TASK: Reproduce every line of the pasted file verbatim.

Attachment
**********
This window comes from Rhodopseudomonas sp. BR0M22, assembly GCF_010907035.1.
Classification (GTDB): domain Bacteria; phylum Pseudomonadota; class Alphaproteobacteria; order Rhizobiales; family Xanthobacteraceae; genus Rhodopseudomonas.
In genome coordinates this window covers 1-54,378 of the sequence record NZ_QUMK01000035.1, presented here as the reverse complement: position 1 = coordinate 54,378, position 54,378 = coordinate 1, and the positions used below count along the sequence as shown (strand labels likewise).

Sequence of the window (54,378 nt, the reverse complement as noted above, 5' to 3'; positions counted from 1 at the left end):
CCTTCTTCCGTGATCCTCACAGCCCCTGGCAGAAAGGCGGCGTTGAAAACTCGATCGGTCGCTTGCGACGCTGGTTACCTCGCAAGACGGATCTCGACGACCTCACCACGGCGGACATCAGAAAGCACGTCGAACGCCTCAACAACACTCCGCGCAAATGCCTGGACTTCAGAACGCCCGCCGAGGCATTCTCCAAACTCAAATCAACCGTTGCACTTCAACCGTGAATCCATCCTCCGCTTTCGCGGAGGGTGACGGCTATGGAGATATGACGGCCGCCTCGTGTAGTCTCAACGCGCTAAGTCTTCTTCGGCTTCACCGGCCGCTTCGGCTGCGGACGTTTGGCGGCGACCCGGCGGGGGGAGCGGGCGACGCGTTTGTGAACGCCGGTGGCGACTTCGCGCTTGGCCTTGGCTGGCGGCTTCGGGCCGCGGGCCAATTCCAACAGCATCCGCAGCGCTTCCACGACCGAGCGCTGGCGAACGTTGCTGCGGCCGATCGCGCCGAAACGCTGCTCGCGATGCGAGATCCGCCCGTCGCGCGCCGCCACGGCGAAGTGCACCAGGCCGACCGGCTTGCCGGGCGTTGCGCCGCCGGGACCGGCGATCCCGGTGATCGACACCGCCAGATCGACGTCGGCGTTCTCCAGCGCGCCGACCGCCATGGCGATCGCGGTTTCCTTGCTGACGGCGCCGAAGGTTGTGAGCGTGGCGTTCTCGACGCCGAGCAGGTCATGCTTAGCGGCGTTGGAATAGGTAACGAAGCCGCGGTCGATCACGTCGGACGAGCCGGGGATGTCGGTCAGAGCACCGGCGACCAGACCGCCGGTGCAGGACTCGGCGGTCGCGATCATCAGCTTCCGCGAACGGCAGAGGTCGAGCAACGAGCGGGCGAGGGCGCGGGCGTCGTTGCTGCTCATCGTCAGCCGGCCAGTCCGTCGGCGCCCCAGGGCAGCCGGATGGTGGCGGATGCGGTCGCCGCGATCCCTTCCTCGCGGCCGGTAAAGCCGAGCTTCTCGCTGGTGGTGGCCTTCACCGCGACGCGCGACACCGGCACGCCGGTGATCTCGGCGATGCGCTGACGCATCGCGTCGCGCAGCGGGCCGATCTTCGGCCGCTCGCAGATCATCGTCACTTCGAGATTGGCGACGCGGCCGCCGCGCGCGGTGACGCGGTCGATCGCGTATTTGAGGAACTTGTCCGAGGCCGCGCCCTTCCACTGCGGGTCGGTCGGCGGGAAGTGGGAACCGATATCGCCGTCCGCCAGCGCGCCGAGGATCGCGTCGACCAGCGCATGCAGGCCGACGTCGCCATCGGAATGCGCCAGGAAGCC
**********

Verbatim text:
This window comes from Rhodopseudomonas sp. BR0M22, assembly GCF_010907035.1.
Classification (GTDB): domain Bacteria; phylum Pseudomonadota; class Alphaproteobacteria; order Rhizobiales; family Xanthobacteraceae; genus Rhodopseudomonas.
In genome coordinates this window covers 1-54,378 of the sequence record NZ_QUMK01000035.1, presented here as the reverse complement: position 1 = coordinate 54,378, position 54,378 = coordinate 1, and the positions used below count along the sequence as shown (strand labels likewise).

Sequence of the window (54,378 nt, the reverse complement as noted above, 5' to 3'; positions counted from 1 at the left end):
CCTTCTTCCGTGATCCTCACAGCCCCTGGCAGAAAGGCGGCGTTGAAAACTCGATCGGTCGCTTGCGACGCTGGTTACCTCGCAAGACGGATCTCGACGACCTCACCACGGCGGACATCAGAAAGCACGTCGAACGCCTCAACAACACTCCGCGCAAATGCCTGGACTTCAGAACGCCCGCCGAGGCATTCTCCAAACTCAAATCAACCGTTGCACTTCAACCGTGAATCCATCCTCCGCTTTCGCGGAGGGTGACGGCTATGGAGATATGACGGCCGCCTCGTGTAGTCTCAACGCGCTAAGTCTTCTTCGGCTTCACCGGCCGCTTCGGCTGCGGACGTTTGGCGGCGACCCGGCGGGGGGAGCGGGCGACGCGTTTGTGAACGCCGGTGGCGACTTCGCGCTTGGCCTTGGCTGGCGGCTTCGGGCCGCGGGCCAATTCCAACAGCATCCGCAGCGCTTCCACGACCGAGCGCTGGCGAACGTTGCTGCGGCCGATCGCGCCGAAACGCTGCTCGCGATGCGAGATCCGCCCGTCGCGCGCCGCCACGGCGAAGTGCACCAGGCCGACCGGCTTGCCGGGCGTTGCGCCGCCGGGACCGGCGATCCCGGTGATCGACACCGCCAGATCGACGTCGGCGTTCTCCAGCGCGCCGACCGCCATGGCGATCGCGGTTTCCTTGCTGACGGCGCCGAAGGTTGTGAGCGTGGCGTTCTCGACGCCGAGCAGGTCATGCTTAGCGGCGTTGGAATAGGTAACGAAGCCGCGGTCGATCACGTCGGACGAGCCGGGGATGTCGGTCAGAGCACCGGCGACCAGACCGCCGGTGCAGGACTCGGCGGTCGCGATCATCAGCTTCCGCGAACGGCAGAGGTCGAGCAACGAGCGGGCGAGGGCGCGGGCGTCGTTGCTGCTCATCGTCAGCCGGCCAGTCCGTCGGCGCCCCAGGGCAGCCGGATGGTGGCGGATGCGGTCGCCGCGATCCCTTCCTCGCGGCCGGTAAAGCCGAGCTTCTCGCTGGTGGTGGCCTTCACCGCGACGCGCGACACCGGCACGCCGGTGATCTCGGCGATGCGCTGACGCATCGCGTCGCGCAGCGGGCCGATCTTCGGCCGCTCGCAGATCATCGTCACTTCGAGATTGGCGACGCGGCCGCCGCGCGCGGTGACGCGGTCGATCGCGTATTTGAGGAACTTGTCCGAGGCCGCGCCCTTCCACTGCGGGTCGGTCGGCGGGAAGTGGGAACCGATATCGCCGTCCGCCAGCGCGCCGAGGATCGCGTCGACCAGCGCATGCAGGCCGACGTCGCCATCGGAATGCGCCAGGAAGCC